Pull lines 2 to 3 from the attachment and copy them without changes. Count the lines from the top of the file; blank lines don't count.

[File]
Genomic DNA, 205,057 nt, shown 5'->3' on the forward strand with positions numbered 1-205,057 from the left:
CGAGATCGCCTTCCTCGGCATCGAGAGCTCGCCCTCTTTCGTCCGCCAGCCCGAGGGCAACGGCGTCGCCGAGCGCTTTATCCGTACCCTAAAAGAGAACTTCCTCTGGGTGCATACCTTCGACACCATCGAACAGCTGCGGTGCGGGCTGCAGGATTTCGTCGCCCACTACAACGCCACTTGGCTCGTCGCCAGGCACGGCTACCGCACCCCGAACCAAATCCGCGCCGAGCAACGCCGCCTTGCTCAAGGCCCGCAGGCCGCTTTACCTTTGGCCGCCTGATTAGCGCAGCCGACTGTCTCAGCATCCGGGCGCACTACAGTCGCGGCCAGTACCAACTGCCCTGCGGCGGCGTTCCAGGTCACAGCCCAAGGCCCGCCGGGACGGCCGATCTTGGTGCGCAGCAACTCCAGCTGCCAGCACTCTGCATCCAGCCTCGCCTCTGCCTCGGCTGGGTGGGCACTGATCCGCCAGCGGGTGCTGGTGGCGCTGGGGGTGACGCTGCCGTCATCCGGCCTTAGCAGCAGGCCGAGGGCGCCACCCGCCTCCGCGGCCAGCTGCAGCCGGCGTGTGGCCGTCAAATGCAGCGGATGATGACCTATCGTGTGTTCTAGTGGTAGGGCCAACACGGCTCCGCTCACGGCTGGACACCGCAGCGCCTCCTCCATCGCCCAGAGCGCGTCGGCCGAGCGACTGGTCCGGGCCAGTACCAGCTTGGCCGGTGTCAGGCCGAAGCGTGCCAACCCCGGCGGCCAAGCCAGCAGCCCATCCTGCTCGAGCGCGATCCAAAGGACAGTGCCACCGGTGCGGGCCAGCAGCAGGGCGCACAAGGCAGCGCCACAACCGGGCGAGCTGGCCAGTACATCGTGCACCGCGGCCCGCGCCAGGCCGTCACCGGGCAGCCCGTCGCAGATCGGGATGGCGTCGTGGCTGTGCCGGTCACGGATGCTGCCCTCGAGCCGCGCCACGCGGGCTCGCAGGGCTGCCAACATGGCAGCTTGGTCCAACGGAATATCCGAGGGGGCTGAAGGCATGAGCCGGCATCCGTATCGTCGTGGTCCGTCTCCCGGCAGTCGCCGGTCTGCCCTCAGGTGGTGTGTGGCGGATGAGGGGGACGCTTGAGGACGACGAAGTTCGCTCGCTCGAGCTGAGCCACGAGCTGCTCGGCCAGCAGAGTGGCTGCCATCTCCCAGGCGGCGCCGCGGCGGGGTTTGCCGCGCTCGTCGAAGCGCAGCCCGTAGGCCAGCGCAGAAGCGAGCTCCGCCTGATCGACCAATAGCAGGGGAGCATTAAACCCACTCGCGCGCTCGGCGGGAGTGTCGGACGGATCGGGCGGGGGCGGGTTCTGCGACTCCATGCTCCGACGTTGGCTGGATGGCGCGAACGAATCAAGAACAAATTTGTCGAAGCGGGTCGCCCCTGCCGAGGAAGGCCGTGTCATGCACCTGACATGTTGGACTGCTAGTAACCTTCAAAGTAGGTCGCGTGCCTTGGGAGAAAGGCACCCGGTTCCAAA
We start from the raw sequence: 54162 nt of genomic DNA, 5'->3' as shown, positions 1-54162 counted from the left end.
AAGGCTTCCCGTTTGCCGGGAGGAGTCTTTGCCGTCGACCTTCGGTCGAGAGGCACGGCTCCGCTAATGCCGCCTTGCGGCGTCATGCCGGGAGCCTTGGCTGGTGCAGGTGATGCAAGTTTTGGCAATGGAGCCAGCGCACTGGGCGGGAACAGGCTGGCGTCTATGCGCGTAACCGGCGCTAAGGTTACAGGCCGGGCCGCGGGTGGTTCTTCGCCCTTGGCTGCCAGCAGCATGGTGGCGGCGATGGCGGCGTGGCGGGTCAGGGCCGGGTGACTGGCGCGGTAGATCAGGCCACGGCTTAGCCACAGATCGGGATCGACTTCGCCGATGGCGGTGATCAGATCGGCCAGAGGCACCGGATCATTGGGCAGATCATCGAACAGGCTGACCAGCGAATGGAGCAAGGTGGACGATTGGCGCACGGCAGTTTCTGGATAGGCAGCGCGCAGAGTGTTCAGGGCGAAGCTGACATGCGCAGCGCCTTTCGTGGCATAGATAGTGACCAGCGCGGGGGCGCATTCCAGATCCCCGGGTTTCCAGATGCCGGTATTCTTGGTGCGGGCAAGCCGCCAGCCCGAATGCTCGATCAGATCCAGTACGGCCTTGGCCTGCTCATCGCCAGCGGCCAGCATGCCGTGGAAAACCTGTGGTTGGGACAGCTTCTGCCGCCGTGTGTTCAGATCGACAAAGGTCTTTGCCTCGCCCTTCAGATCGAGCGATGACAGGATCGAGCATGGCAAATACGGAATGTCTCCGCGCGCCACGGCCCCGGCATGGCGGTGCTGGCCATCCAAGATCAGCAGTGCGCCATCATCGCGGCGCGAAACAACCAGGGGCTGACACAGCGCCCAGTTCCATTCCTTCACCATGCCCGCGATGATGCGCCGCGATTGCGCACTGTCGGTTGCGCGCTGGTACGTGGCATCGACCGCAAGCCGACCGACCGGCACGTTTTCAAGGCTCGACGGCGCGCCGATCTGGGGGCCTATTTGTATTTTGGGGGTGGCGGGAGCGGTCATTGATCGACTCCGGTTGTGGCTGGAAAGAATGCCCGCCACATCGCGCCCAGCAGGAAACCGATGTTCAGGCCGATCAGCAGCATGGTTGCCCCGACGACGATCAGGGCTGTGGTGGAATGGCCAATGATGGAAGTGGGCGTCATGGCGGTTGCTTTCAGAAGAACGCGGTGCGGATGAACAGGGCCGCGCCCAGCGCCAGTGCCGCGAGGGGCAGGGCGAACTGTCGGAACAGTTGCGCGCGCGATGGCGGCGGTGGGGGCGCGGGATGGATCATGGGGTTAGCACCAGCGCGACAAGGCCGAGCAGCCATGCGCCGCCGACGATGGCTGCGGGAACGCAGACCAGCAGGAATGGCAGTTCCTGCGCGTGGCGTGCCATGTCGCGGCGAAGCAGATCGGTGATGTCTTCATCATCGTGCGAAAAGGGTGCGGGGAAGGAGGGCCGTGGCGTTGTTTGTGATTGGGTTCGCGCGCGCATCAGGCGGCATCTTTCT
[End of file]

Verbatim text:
CGAGATCGCCTTCCTCGGCATCGAGAGCTCGCCCTCTTTCGTCCGCCAGCCCGAGGGCAACGGCGTCGCCGAGCGCTTTATCCGTACCCTAAAAGAGAACTTCCTCTGGGTGCATACCTTCGACACCATCGAACAGCTGCGGTGCGGGCTGCAGGATTTCGTCGCCCACTACAACGCCACTTGGCTCGTCGCCAGGCACGGCTACCGCACCCCGAACCAAATCCGCGCCGAGCAACGCCGCCTTGCTCAAGGCCCGCAGGCCGCTTTACCTTTGGCCGCCTGATTAGCGCAGCCGACTGTCTCAGCATCCGGGCGCACTACAGTCGCGGCCAGTACCAACTGCCCTGCGGCGGCGTTCCAGGTCACAGCCCAAGGCCCGCCGGGACGGCCGATCTTGGTGCGCAGCAACTCCAGCTGCCAGCACTCTGCATCCAGCCTCGCCTCTGCCTCGGCTGGGTGGGCACTGATCCGCCAGCGGGTGCTGGTGGCGCTGGGGGTGACGCTGCCGTCATCCGGCCTTAGCAGCAGGCCGAGGGCGCCACCCGCCTCCGCGGCCAGCTGCAGCCGGCGTGTGGCCGTCAAATGCAGCGGATGATGACCTATCGTGTGTTCTAGTGGTAGGGCCAACACGGCTCCGCTCACGGCTGGACACCGCAGCGCCTCCTCCATCGCCCAGAGCGCGTCGGCCGAGCGACTGGTCCGGGCCAGTACCAGCTTGGCCGGTGTCAGGCCGAAGCGTGCCAACCCCGGCGGCCAAGCCAGCAGCCCATCCTGCTCGAGCGCGATCCAAAGGACAGTGCCACCGGTGCGGGCCAGCAGCAGGGCGCACAAGGCAGCGCCACAACCGGGCGAGCTGGCCAGTACATCGTGCACCGCGGCCCGCGCCAGGCCGTCACCGGGCAGCCCGTCGCAGATCGGGATGGCGTCGTGGCTGTGCCGGTCACGGATGCTGCCCTCGAGCCGCGCCACGCGGGCTCGCAGGGCTGCCAACATGGCAGCTTGGTCCAACGGAATATCCGAGGGGGCTGAAGGCATGAGCCGGCATCCGTATCGTCGTGGTCCGTCTCCCGGCAGTCGCCGGTCTGCCCTCAGGTGGTGTGTGGCGGATGAGGGGGACGCTTGAGGACGACGAAGTTCGCTCGCTCGAGCTGAGCCACGAGCTGCTCGGCCAGCAGAGTGGCTGCCATCTCCCAGGCGGCGCCGCGGCGGGGTTTGCCGCGCTCGTCGAAGCGCAGCCCGTAGGCCAGCGCAGAAGCGAGCTCCGCCTGATCGACCAATAGCAGGGGAGCATTAAACCCACTCGCGCGCTCGGCGGGAGTGTCGGACGGATCGGGCGGGGGCGGGTTCTGCGACTCCATGCTCCGACGTTGGCTGGATGGCGCGAACGAATCAAGAACAAATTTGTCGAAGCGGGTCGCCCCTGCCGAGGAAGGCCGTGTCATGCACCTGACATGTTGGACTGCTAGTAACCTTCAAAGTAGGTCGCGTGCCTTGGGAGAAAGGCACCCGGTTCCAAA
We start from the raw sequence: 54162 nt of genomic DNA, 5'->3' as shown, positions 1-54162 counted from the left end.